I did not take that specific approach but instead took a more subtle strategy. Instead as I handle something or go to buy something I carefully think about if I really need that object. What kind of benefit will it provide me? Will I use it very often? When was the last time I used this (probably when I first bought it)? Will it give me more stress or work to use? Where will I keep it? If it is not worth it then I dont buy it or throw it away.
Dont get me wrong. I am still quite materialistic but I think carefully of what I buy and make sure it will make my life better and last a long time. I love my Ipad. Im still looking for that perfect backpack. Im willing to try new tools or technology; if the new item doesnt work well then I throw it away (donate or recycle preferably) but if it makes my day to day easier then I keep it. I have quite a few things but what I do have is important to me and used very often.
A thought experiment I like to do that helps me better appreciate minimalism is to think about how much of my valuable time ‘stuff’ takes up. Every extra thing I do that is not important adds up and wastes my time. Simply moving a plant off the table every time you eat might only take 5 seconds but if you account for those 5 seconds, three times a day, 7 times a week, 365 days a year starts to add up. Specifically it adds up to almost 11 hours of your life wasted. I could have written three articles in that time.
Now imagine how many other small actions that only take a few seconds to accomplish and have no benefit to your well being. 20 of these actions can add up to 220 hours a year. Imagine what one can do with all that time.
My favorite part of my minimalistic lifestyle is my desk. It is always equiped with my ipad, a coster, and two lighting cables creeping in from behind the desk. At any given time I can approach that desk and start working. Doesnt matter if I need to drop down 2 text books, a poster, and a beer, it is always ready for me to get important work done and never in need of cleaning before I get started. No small tasks to get done before I work like cleaning, orginizing, moving, etc.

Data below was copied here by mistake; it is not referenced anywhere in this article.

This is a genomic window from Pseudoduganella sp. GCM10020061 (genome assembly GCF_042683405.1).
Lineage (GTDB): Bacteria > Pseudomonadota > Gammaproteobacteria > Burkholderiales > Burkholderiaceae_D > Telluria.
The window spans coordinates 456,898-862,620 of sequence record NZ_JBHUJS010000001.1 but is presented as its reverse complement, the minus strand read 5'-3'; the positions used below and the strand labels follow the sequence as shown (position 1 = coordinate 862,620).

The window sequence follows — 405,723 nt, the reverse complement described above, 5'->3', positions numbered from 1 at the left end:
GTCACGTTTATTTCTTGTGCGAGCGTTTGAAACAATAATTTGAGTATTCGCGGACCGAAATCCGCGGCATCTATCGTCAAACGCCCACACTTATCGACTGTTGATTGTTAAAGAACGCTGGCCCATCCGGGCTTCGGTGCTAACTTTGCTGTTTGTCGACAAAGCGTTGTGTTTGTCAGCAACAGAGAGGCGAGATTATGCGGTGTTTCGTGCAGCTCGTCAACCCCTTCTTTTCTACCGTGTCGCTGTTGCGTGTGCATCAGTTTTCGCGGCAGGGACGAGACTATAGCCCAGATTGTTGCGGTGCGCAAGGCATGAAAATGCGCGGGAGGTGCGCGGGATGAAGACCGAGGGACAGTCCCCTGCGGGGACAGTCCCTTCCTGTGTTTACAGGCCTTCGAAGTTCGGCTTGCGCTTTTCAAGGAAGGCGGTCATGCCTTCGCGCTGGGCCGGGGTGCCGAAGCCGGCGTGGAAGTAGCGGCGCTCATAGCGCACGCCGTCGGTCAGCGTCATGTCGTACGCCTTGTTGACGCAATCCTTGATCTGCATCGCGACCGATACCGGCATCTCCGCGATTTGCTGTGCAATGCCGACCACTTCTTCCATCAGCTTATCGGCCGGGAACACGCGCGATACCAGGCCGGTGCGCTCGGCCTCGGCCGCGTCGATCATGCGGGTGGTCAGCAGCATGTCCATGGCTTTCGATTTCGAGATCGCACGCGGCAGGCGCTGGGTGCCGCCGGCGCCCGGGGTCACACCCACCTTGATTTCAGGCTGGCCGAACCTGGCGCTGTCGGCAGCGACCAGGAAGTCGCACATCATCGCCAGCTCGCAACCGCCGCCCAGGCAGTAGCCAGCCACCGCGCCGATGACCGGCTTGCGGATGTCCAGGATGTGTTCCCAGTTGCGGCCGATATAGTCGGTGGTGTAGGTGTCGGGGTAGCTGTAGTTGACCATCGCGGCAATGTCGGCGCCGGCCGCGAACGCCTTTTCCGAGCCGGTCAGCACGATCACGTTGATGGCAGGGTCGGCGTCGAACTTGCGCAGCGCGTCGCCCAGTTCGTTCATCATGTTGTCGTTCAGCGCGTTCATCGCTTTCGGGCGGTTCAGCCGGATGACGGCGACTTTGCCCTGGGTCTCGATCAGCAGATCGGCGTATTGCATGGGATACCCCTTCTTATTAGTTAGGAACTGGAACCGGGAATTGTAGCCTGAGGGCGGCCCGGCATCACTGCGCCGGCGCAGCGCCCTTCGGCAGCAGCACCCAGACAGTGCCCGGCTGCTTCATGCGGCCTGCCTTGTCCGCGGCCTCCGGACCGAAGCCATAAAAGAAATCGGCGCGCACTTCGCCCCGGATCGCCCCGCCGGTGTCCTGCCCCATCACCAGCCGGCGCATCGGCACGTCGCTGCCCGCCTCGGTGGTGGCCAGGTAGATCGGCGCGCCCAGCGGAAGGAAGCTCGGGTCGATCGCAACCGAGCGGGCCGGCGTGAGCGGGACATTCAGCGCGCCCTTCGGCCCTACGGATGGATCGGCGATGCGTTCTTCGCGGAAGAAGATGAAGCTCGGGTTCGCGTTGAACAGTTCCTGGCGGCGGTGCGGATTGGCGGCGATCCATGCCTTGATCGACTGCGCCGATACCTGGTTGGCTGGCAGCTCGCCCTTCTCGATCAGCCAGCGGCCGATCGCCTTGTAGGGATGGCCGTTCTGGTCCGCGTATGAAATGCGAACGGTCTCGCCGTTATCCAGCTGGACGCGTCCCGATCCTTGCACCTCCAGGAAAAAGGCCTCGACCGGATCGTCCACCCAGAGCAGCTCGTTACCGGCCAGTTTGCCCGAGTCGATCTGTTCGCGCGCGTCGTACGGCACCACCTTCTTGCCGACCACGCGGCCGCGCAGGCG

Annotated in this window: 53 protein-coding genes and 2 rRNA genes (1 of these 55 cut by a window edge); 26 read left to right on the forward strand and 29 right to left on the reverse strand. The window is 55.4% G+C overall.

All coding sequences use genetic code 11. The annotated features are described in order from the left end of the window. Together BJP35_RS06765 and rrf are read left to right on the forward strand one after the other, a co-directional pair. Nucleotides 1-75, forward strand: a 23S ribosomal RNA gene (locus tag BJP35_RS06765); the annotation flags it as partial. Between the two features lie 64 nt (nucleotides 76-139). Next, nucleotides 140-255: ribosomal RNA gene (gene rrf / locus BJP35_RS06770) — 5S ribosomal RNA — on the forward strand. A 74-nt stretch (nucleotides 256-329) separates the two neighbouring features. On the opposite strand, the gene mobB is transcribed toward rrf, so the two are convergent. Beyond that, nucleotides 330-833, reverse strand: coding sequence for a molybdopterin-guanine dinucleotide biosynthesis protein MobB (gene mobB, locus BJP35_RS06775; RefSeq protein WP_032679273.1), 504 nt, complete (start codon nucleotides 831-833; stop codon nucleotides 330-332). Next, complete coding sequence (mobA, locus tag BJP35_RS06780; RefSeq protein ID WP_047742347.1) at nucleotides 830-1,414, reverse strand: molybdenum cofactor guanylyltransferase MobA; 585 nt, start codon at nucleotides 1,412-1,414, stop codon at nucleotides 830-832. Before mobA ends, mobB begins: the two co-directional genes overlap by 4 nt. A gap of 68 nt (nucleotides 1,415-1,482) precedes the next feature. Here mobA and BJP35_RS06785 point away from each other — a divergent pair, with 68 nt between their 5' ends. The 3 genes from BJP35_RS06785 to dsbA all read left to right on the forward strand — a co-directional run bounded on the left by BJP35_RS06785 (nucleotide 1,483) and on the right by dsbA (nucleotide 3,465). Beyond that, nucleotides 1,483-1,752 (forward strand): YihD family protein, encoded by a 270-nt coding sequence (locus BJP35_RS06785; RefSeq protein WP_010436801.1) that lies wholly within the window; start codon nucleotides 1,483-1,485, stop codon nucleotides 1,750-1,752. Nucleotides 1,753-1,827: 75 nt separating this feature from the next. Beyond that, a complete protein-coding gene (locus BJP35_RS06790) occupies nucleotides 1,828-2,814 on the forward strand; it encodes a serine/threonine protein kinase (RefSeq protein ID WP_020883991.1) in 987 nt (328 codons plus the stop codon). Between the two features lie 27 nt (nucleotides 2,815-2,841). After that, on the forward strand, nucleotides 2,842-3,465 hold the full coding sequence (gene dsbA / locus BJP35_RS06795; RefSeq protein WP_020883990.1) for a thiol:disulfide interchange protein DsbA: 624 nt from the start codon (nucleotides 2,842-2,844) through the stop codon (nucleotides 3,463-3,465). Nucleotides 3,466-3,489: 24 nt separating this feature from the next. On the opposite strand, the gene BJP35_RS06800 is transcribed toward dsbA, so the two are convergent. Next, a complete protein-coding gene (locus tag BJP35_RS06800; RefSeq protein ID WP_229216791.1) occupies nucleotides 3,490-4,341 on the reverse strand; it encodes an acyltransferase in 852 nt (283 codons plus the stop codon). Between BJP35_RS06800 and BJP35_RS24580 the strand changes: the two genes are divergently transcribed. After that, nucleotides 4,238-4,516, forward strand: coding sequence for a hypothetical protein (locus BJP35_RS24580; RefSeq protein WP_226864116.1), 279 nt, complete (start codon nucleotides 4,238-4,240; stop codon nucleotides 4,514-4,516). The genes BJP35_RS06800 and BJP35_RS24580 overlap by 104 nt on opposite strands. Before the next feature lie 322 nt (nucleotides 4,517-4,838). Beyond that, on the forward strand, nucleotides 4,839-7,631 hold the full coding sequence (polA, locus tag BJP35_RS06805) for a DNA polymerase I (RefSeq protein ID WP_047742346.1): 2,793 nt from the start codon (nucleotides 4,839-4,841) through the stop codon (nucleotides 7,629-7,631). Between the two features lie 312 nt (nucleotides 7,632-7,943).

An extraneous reason that makes someone hold on to ‘stuff’ is the just-in-case excuse. %95 of the time they dont need that object and if they do they are no more then a 5 or 10 min drive or walk from a store. One could easily buy it at the moment if they need it. With that extra space they could put something that is important to them or even better, nothing.
More stuff means more stuff to clean, keep track of, and organize. When you fill your mind and home with stuff you have less room for things that actually matter to you. If that vase breaks its not the end of the world but the people around you are only on this earth one time. Stop cleaning that vase, spending 11 hours a year doing so, and use that time to spend with a love one or accomplishing your dreams.
Minimalism has changed my life for the best. I can find things easily. I know what I have. Packing takes me 10 minutes. What I have makes me happy and what didn't make me happy is gone. This is how minimalism changed my life.
Minimalism might not be for everyone. Its important to understand there are different levels of minimalism. Some live out of a 20 liter backpack and other have a house but maybe have one set of nice dishes instead of three. There is no prescribed definition of minimalism. Do what makes you happy.